# Is gravity really weak?

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1. Apr 18, 2015

### Saffat Rafsan

Today i was just randomly browsing the internet. Then i found this image:

What if gravity is not the weakest fundamental force at all? Like the picture above if we remove the space among all atoms the earth will occupy relatively a very small space. Then we know the gravity of that tiny earth will be much greater. What if the space among atoms is causing gravity seem weaker?
Make me clear if i'm getting it wrong.

2. Apr 18, 2015

### Orodruin

Staff Emeritus
The reason you cannot remove all the empty space between atoms is that gravity is weaker than the electromagnetic forces between atoms ...

3. Apr 18, 2015

### rootone

If it actually were possible to compress the Earth, it's gravity would NOT change.
It would be very much denser, but would still have the same mass.

4. Apr 18, 2015

### SteamKing

Staff Emeritus
The first page of the article linked below gives the relative strengths of the fundamental forces of nature, taking the force of gravity = 1:

http://web.mit.edu/sahughes/www/8.022/lec01.pdf

As you can see, gravity is not just a little weaker than the other forces, but is weaker by many orders of magnitude.

5. Apr 18, 2015

### Saffat Rafsan

i get it. thanks

Last edited: Apr 18, 2015
6. Apr 20, 2015

### SpiderET

It depends what gravity do you mean. If we are talking surface gravity, then it would change. Compressed Earth would have significantly higher surface gravity. And when we would compress Earth to 8,7 mm, then it would turn into black hole.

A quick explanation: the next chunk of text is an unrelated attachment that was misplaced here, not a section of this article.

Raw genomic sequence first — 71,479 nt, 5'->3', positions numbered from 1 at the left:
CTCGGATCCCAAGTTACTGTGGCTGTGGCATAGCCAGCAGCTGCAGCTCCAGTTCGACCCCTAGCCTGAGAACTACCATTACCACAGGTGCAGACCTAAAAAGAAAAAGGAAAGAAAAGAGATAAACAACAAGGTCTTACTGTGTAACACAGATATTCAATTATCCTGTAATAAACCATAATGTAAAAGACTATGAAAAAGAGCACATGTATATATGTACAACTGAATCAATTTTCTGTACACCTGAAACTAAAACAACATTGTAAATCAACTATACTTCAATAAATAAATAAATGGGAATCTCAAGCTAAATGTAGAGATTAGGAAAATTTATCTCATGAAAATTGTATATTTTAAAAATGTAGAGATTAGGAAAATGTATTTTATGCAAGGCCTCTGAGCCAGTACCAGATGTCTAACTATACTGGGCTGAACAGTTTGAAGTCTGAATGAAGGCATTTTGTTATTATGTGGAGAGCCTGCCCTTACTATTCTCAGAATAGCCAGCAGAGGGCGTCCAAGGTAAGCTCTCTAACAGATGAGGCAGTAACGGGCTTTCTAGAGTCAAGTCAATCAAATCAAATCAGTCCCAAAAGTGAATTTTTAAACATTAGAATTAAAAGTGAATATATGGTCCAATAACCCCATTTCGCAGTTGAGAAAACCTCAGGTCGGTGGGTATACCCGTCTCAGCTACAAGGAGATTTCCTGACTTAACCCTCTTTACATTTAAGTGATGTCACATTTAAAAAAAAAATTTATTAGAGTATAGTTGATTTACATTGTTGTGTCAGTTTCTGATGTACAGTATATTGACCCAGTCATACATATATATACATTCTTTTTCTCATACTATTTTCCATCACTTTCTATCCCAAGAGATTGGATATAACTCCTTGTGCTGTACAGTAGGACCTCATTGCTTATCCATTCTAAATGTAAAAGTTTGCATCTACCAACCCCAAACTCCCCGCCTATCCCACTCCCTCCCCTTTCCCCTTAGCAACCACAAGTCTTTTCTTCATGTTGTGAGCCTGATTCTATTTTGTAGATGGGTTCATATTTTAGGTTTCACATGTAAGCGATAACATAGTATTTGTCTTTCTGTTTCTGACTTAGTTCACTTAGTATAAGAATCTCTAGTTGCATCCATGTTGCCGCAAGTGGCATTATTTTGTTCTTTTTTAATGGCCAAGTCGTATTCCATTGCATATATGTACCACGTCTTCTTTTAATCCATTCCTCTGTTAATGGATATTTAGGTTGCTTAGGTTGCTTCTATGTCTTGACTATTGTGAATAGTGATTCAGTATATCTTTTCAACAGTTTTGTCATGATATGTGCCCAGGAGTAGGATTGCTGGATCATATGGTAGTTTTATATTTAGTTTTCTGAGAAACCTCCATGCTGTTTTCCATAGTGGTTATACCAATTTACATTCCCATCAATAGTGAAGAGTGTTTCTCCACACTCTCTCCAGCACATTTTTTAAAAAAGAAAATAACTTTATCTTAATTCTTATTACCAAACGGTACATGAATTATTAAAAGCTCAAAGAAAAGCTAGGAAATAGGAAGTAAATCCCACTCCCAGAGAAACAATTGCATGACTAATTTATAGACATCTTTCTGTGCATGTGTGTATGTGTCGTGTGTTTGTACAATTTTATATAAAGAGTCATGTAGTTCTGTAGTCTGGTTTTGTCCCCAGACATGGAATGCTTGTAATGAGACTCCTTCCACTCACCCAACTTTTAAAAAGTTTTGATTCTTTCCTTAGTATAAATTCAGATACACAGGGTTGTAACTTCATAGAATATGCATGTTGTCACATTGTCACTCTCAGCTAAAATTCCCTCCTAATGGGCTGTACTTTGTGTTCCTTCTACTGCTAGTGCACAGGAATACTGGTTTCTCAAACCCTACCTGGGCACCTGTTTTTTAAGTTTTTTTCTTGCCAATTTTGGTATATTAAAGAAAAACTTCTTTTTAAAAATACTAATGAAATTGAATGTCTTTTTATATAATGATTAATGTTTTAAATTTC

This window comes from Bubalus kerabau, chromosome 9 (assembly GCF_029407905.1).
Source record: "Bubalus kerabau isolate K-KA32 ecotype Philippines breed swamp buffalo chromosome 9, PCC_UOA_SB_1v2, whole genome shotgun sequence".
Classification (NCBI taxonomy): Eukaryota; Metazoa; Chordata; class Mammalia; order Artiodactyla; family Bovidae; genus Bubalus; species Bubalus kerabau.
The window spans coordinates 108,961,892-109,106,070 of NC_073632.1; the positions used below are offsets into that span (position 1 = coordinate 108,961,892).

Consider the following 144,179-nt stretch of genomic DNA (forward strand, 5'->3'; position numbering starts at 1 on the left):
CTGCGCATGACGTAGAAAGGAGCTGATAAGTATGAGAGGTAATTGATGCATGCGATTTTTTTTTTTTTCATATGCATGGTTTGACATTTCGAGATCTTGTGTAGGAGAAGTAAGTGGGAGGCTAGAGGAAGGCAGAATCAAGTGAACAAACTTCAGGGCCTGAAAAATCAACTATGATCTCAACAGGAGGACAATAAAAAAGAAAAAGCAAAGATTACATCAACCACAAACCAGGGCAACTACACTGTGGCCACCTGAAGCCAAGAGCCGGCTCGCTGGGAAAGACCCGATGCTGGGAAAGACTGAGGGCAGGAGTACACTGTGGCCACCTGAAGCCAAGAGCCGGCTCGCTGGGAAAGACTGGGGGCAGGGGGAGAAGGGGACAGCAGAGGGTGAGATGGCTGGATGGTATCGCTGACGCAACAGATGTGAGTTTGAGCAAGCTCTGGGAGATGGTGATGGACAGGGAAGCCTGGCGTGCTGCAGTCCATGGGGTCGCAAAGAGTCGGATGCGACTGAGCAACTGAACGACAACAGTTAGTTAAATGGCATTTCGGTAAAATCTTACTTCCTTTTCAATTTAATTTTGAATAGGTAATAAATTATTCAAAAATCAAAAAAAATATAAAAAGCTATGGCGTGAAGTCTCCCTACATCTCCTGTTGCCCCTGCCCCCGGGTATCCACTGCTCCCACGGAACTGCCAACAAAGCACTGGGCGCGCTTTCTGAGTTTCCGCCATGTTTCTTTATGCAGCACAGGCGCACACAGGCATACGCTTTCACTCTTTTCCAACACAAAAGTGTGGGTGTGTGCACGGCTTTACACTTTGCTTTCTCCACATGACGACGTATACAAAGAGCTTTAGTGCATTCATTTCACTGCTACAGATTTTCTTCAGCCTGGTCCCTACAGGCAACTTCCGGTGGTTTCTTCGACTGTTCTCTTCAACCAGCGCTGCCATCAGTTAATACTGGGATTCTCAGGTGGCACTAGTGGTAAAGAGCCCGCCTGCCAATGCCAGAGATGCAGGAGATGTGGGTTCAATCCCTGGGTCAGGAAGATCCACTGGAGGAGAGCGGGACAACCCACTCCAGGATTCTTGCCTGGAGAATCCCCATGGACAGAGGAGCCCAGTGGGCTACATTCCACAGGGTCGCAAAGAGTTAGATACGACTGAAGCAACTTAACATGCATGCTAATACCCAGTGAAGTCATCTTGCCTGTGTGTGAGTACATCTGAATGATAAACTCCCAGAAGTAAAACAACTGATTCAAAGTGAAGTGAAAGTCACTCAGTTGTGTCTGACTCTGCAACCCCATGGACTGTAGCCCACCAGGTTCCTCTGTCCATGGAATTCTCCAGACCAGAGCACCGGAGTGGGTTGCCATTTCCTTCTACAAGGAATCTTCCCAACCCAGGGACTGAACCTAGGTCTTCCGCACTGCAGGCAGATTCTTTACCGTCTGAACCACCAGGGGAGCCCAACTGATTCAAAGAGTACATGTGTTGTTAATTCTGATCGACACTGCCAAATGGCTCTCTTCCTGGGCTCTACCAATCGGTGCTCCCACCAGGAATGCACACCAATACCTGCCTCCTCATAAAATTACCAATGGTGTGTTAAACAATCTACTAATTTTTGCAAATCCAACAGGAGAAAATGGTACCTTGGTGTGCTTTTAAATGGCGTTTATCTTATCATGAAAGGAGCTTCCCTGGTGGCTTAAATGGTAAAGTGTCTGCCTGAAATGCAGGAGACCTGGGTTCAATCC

7. Apr 20, 2015

### rootone

Yeah I was thinking of it's total gravity - the moon would remain in orbit as if nothing had changed.

8. Apr 21, 2015

### ChrisVer

weak at what energy scales ?

9. Apr 21, 2015

### nitsuj

any, it's comparatively weak...always

10. Apr 21, 2015

### ChrisVer

It's supposed to overpower the rest forces at some point.

11. Apr 21, 2015

### nitsuj

Nah it doesn't.

12. Apr 21, 2015

### Staff: Mentor

It's not really that simple. We don't have a quantum theory of gravity, so we don't actually know how its strength, considered as an interaction, will scale at increasing particle energies. The obvious expectation is that its strength will increase, since energy is a source of gravity; but we don't know for sure that that's the case, and we certainly don't have any theory that tells us how its strength changes, quantitatively, with increasing particle energies, the way we do for the other forces. There are speculations that all the forces should have the same strength at around the Planck energy, but there is no real theory backing that up, it's just a heuristic guess.